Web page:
I’m not sure if it was my mom or my “sad story”, but overtime Stanley and my mom started to become friends. He would call her to check-in, call when I was in the hospital to see what he could do, sent cards and gifts, and would connect us to others. Without him I wouldn’t have been able to meet Donna and many others that guided my mom through all the new meds, talked her through the pros/cons of a thymectomy, and would show support and empathy during the rollercoasters of this disease.

I wish I was lucky enough to have met Stanely Way to thank him. I don’t think he will ever understand how he changed so many lives by bridging barriers and empowering people in a time where information was scarce. From my personal side, he helped a little farmgirl and her mom get through a very tough start to my long journey with Myasthenia Gravis. That Dewey Decimal System may never include MG, but thanks to Stanley, this community includes me.

From Monica Pires, who is Portuguese and a Myasthenia Gravis patient:

Stan helped change the way I looked at life with Myasthenia. I was no longer alone. I became part of a community. Let me tell you how it all started.

An MG-friend sent me a magazine that mentioned an MG mailing list. It was owned by a myasthenic called Stanley Way. So, I immediately subscribed to it. There, no question was too silly. All answers were supportive.
I didn't waste any time. I jumped right in.

After a while, Stan asked me if I would like to be the contact person for new members from outside the States. My job would be to send welcome emails and answer questions regarding the mailing list. I said yes!
Whenever I had any doubts, Stan was always a discreet and reassuring presence while, at the same time, allowing me to add my personal touch to this role.

But the mailing list was just the beginning.

MGnet followed next. And what a wonderful adventure it became.

Stan was at the forefront of this extraordinary new idea - to create an online Chapter of the Myasthenia Gravis Foundation of America (MGFA). This Chapter would welcome people from all over the world. I was asked if I would like to serve on the Board of Directors. And I said yes!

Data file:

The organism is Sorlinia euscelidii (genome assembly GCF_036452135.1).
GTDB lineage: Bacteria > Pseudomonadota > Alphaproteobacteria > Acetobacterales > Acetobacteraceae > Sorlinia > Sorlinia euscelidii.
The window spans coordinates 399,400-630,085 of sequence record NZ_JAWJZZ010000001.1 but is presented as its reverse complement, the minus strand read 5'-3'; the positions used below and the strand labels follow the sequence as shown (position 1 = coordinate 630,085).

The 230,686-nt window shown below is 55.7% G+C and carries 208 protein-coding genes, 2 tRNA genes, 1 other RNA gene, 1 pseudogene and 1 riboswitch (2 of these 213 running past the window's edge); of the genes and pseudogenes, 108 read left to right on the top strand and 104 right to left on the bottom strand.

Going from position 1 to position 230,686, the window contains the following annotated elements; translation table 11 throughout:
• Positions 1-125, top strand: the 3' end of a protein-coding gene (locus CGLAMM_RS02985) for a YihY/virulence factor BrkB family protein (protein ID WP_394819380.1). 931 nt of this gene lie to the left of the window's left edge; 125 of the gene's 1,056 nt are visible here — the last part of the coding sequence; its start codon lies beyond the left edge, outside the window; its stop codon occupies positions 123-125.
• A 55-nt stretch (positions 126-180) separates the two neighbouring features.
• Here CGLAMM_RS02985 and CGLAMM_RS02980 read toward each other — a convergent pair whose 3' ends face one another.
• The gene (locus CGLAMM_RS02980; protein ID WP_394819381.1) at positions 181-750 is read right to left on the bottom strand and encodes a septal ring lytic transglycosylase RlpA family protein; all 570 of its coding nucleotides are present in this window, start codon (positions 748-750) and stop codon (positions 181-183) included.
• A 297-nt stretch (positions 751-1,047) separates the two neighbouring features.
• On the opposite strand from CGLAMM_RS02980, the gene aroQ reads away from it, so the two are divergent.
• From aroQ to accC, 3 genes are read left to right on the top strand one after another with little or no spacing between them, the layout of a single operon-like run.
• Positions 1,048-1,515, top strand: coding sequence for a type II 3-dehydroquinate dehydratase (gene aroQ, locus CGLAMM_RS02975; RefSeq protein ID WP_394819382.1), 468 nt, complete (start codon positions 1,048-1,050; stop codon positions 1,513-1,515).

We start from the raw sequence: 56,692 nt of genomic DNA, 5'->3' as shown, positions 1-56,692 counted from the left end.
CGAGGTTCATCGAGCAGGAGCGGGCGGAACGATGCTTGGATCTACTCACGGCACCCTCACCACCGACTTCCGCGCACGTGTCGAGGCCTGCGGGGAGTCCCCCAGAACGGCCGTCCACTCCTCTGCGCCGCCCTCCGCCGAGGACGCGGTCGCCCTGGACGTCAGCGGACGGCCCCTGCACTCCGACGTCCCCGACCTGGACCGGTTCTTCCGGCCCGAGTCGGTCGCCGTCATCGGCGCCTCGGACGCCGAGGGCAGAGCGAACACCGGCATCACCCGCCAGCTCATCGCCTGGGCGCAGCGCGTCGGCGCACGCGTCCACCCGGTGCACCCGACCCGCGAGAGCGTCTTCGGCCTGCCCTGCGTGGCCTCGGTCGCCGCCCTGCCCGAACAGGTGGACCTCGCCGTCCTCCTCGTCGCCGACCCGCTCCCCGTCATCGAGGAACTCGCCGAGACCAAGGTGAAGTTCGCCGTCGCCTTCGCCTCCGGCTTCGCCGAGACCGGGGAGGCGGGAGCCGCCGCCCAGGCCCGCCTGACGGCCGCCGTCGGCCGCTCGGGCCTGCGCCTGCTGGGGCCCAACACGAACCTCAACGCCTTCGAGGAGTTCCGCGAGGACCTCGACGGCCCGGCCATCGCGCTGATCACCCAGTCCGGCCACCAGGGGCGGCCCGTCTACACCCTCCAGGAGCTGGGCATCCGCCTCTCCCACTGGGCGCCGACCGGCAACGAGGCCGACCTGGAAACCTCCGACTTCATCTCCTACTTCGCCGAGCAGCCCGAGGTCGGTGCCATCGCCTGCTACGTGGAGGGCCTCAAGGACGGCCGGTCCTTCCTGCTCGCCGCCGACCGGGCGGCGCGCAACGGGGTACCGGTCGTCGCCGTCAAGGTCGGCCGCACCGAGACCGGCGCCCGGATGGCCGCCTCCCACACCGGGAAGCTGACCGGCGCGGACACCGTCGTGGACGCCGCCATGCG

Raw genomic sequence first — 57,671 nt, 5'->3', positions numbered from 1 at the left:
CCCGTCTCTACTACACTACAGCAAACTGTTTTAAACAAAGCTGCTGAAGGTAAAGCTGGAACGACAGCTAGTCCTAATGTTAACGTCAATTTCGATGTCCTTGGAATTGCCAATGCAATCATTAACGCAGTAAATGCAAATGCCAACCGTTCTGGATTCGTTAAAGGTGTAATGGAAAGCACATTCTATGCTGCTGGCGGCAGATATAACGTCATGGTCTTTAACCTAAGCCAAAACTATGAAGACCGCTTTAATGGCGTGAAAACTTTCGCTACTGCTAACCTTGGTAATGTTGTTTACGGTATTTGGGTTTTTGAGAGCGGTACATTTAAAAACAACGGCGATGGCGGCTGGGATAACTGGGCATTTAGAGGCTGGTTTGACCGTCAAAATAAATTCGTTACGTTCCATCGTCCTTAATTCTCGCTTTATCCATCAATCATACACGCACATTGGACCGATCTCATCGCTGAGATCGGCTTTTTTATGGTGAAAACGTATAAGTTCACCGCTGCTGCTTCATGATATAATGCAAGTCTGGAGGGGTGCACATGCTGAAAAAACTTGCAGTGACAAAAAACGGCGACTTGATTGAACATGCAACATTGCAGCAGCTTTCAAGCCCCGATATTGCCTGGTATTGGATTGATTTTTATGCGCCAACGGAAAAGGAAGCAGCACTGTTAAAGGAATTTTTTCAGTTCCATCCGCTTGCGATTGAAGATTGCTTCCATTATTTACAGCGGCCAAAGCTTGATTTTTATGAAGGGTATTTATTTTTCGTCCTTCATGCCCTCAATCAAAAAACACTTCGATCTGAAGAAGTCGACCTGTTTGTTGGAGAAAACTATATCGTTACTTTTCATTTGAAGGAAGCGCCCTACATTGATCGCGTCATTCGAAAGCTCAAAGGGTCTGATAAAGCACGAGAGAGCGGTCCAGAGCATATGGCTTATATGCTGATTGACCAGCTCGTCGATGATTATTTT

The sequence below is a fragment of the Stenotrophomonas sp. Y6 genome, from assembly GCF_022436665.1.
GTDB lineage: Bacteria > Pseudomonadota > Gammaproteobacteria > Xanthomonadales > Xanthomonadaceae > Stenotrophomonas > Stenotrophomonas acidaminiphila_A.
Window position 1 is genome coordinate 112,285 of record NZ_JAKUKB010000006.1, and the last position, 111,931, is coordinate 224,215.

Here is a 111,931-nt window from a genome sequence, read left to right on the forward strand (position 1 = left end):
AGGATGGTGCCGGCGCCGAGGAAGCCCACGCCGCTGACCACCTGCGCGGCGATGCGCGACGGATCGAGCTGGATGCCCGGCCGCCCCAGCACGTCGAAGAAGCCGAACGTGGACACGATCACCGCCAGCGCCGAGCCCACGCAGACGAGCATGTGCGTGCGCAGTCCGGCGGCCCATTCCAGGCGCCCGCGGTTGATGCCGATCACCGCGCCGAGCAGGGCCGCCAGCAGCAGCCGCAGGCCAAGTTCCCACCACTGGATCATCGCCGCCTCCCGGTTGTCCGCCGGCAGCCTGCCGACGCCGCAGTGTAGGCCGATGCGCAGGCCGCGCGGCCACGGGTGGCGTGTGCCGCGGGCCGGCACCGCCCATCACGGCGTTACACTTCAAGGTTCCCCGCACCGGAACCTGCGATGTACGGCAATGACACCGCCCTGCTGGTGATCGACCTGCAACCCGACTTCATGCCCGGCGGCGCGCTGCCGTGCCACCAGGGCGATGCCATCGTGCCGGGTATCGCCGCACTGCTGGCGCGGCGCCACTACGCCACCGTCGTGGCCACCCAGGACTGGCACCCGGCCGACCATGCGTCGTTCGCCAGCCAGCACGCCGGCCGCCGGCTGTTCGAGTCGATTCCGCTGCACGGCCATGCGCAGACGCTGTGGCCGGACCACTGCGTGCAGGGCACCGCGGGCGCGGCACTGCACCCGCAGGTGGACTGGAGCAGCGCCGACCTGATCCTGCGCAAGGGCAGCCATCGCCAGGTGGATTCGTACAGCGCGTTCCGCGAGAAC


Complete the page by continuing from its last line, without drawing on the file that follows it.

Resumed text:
Stan, Donna, Irv, Dale, Betty, Avi, Kelly, Elaine, Old Jack, Amy, and many more, became the building blocks of this remarkable project.

MGnet grew quickly. We hosted support meetings, different topics each week, and several guest speakers.
Stan prompted us to believe and to make it happen.

Then came the annual MGFA meetings. MGnet was there. The talks were broadcast online and viewed by people all over the world. I still remember the thrill of putting a face to a name when MGers waved hello in front of the camera. It was extraordinary.
This is Stan's remarkable legacy to all of us. Creating platforms to educate people about Myasthenia, organizing opportunities for support, and building a strong sense of community.

Stan continues to inspire my steps online.

When I was asked to first be a moderator and then one of the administrators of the online group for Portuguese-speaking myasthenics from all over the world, I said yes!

Dear Stan, I still say yes because of your generosity so many years ago! Thank you.

MGnet Chapter of Myasthenia Gravis Foundation of America Board of Directors:

MGnet Chapter of Myasthenia Gravis Foundation of America Board of Directors

Dale Wurtenberger, Stanley Way, Carol Kennedy,
Donna Whittaker, Kelly Carson, MGFA Executive Director,
Irv Beck, Tim Scott, Monica Pires (not present)
From the USA and Canada at a MGFA meeting


A bunch of us took Dad out to dinner for his 80th birthday on April 28, 2018. The following mayhem ensued.


These are the two photo boards that were on display at Dad's visitation (or viewing) and post-funeral reception. The first has photos from his early years through graduation from Penn State and Carnegie Mellon. The second has photos from his marriage onward.

 

Board 1: Birth thru college
Board 2: Married thru present

 


Remembering Doug (RIP)

How we wanted him to be:

The Doug we wanted

How he actually was:

The Doug we knew

 

Updated Friday, August 25, 2023